Besides these particulars of past effort, which ought to make his countrymen love the reputation of the subject of this notice, we regret that our limits forbid us to speak at large of those more intimate qualities of personal value, which, in our judgment, form the genuine lustre of one who, admirable for other attainments, is to be imitated in these.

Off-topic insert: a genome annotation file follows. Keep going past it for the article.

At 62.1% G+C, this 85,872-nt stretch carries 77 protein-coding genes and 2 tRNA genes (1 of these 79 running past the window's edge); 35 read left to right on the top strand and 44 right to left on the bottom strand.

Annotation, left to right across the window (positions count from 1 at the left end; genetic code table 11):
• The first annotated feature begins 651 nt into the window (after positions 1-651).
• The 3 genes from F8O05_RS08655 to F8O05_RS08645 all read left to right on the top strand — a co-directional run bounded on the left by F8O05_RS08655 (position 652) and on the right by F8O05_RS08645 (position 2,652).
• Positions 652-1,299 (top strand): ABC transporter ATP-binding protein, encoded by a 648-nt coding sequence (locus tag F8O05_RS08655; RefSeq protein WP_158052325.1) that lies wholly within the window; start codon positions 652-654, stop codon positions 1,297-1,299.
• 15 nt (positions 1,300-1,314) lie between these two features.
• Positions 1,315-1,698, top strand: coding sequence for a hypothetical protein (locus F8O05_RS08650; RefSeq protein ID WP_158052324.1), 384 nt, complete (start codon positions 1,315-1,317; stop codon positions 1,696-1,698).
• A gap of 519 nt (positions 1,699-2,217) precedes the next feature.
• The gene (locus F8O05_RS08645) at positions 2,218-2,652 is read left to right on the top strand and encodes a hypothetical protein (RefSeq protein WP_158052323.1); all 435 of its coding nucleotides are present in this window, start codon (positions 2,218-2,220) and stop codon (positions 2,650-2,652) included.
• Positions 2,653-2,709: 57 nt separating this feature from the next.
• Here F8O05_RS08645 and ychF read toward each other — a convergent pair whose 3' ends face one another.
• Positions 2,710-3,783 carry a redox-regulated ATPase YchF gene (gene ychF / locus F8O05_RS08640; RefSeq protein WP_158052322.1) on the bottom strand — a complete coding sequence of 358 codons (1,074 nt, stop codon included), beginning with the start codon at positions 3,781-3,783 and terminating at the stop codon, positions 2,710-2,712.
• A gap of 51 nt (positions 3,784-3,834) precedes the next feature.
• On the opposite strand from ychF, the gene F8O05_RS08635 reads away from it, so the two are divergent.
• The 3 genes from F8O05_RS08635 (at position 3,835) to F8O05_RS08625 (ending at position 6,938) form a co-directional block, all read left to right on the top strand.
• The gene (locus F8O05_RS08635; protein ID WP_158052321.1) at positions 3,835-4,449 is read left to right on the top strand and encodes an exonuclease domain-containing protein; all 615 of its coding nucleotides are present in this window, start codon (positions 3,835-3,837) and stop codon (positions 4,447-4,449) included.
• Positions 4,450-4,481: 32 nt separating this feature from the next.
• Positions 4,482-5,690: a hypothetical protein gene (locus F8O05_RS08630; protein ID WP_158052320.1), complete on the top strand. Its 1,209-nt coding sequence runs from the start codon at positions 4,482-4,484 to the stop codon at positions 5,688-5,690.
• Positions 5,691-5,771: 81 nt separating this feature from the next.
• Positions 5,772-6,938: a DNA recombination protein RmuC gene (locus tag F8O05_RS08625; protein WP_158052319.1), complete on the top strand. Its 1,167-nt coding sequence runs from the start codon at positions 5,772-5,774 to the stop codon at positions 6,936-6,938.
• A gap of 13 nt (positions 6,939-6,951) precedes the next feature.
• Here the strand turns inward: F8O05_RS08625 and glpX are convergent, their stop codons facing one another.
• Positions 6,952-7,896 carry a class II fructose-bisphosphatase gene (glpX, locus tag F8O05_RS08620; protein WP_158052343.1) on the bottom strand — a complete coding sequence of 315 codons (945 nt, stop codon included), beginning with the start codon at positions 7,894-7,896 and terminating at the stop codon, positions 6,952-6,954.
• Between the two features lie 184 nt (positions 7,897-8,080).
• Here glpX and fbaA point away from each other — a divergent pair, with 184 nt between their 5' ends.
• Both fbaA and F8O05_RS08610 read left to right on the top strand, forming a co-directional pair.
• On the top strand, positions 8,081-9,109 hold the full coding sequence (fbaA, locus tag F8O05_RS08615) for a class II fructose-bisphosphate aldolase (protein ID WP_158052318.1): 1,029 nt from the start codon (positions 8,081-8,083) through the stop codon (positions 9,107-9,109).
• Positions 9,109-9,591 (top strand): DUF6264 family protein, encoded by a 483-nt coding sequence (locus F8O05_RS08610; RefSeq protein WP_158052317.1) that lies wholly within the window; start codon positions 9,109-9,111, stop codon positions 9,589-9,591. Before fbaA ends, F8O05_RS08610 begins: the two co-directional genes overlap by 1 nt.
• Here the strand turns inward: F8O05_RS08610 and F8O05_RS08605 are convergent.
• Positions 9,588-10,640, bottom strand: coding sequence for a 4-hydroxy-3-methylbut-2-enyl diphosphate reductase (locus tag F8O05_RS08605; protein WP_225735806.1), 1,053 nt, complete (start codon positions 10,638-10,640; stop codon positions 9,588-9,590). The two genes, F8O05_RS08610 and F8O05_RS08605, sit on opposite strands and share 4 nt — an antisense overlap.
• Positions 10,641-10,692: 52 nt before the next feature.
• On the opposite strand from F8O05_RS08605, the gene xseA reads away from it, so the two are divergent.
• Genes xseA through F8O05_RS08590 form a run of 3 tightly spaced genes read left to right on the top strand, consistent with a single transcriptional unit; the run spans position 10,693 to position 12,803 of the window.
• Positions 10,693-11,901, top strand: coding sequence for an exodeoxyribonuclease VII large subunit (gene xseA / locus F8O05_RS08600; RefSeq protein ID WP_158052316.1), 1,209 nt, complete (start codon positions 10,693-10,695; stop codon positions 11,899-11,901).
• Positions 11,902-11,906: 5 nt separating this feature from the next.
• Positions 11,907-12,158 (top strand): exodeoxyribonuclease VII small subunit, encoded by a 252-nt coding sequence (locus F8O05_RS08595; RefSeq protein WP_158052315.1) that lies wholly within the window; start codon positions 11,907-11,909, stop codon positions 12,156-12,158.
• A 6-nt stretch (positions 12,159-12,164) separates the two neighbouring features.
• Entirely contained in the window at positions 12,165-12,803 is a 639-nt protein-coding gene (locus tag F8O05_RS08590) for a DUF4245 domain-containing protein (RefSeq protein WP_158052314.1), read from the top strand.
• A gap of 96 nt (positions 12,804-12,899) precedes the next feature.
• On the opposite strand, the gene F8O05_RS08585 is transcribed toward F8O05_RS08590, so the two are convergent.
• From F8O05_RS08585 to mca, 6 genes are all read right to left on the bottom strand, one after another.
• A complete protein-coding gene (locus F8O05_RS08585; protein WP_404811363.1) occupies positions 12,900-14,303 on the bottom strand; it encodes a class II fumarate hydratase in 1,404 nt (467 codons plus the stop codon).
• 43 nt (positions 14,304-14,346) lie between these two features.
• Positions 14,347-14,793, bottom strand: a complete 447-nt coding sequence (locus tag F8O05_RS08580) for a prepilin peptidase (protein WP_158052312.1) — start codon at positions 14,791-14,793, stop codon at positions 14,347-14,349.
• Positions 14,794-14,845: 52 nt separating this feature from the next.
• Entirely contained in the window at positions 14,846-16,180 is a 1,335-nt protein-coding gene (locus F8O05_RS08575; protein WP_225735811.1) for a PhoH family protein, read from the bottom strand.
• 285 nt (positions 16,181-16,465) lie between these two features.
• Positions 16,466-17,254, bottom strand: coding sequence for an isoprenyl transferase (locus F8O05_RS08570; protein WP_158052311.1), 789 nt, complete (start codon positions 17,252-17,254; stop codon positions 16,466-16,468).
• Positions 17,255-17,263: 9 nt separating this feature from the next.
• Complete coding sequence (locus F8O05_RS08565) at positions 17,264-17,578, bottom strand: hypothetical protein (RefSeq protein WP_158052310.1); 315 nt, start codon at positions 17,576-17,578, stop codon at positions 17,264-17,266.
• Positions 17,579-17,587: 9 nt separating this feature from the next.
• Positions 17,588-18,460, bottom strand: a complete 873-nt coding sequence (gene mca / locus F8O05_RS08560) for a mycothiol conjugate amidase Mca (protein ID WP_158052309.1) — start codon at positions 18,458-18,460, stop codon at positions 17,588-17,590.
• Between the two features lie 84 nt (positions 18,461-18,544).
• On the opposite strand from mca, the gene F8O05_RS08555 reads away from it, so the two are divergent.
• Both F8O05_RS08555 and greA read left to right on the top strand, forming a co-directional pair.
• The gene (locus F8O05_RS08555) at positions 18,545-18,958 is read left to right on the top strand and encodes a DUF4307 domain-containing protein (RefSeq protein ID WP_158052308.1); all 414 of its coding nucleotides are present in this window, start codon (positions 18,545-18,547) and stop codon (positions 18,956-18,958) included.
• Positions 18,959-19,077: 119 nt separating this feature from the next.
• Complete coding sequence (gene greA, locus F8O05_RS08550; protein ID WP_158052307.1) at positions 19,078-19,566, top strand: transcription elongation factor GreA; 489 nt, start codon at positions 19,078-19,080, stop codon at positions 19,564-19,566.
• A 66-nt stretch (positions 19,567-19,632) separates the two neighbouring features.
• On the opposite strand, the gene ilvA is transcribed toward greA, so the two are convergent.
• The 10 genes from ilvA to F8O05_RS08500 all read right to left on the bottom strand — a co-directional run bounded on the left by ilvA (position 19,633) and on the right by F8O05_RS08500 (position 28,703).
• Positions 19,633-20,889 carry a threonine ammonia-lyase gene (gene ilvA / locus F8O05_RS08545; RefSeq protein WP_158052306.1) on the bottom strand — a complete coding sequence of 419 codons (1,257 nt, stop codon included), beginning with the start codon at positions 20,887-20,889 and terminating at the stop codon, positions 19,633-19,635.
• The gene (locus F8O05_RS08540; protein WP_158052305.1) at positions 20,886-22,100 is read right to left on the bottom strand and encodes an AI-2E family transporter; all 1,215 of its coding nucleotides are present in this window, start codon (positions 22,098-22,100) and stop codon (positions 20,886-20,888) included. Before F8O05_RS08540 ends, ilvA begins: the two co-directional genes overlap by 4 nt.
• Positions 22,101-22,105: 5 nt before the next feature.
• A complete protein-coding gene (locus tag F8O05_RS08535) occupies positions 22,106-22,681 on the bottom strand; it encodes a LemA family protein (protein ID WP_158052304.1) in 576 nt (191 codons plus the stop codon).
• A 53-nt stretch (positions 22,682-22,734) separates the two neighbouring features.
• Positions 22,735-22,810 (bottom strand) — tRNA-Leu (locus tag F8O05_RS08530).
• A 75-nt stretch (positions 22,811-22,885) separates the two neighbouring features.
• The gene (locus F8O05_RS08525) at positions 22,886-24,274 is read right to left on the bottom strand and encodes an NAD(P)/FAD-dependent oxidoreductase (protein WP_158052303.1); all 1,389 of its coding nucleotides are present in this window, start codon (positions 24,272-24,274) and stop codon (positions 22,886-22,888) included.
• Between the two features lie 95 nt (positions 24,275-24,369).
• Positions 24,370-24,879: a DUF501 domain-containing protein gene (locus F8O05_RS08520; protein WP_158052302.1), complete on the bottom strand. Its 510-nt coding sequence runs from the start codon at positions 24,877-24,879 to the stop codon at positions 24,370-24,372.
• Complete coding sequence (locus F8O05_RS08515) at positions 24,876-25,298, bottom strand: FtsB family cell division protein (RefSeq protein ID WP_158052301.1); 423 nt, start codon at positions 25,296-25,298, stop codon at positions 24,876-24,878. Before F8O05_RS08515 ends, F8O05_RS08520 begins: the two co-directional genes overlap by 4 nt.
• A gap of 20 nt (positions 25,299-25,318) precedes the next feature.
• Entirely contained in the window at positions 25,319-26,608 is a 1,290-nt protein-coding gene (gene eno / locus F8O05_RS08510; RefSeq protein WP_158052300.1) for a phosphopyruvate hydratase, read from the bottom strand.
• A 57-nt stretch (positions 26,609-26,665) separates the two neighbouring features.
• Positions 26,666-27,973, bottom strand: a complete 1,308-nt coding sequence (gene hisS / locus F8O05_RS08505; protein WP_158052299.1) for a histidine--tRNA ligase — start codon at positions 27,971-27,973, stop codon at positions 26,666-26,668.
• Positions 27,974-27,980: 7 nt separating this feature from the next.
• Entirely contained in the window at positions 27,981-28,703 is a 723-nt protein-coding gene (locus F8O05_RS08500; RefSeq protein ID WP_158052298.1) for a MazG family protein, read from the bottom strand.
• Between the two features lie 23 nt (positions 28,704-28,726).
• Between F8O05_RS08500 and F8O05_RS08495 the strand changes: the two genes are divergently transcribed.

To us it is an instinctive feeling that a wrong is done to the proper grandeur of our complex nature--that a violence is offered to the higher consciousness of our immortal being--whenever an intellectual quality is extolled tot he neglect of a moral one. Moral excellence is the most real genius; and a temper to cope and calmly baffle the multitudinous assaults of the spiritual enmity of active life, is a talent which outshines all praise of mental endowments. Unhappily, the biographer of literary creators affords few occasions in which a feeling of this kind can be indulged and gratified: that sensibility of mental apprehensions which is the fame of the author, is usually attended by a susceptibility of passionate impression which is the fate of the man; and earth and sense delight to wreak their destructive vengences upon the spiritual nature of him, of whose intellectual being they are the slaves and the sport. In the present instance, we are concerned with the character--'totus, teres, atque rotundus;' which may be looked upon, from every side, with an equal satisfaction. Search the wide world over, and you shall not find among the literary men of any nation, one on whom the dignity of a free and manly spirit sits with a grace more native and familiar--whose spontaneous sentiments have a truer tone of nobleness--the course of whose usual feelings is more expanded and honorable--whose acts, whether common and daily, or deliberate and much-considered, are wont at all times to be more beautifully impressed with those marks of sincerity, of modesty, and of justice, which form the very seal of worth in conduct. Those jealousies, and littlenesses, and envyings, which prey upon the spirits of many men, as the vulture on the heart that chained Prometheus--and whose fierce besetment they who WILL be magnanimous, have to fight off, as one drives away the eagles from their prey, with voice and gestures--seem never to assail him. It is the happiness of his nature to have THAT only absolute deliverance from evil which is implied in being rendered insensible to temptation. While the duty which is laid upon us, in this paper, mainly is to open and set forth his poetic praises and claim the laurel for his literary merits; when the crown of song is to be conferred upon him, we shall interpose to beg that the chaplet may be accompanied by some mark, or some inscription which shall declare,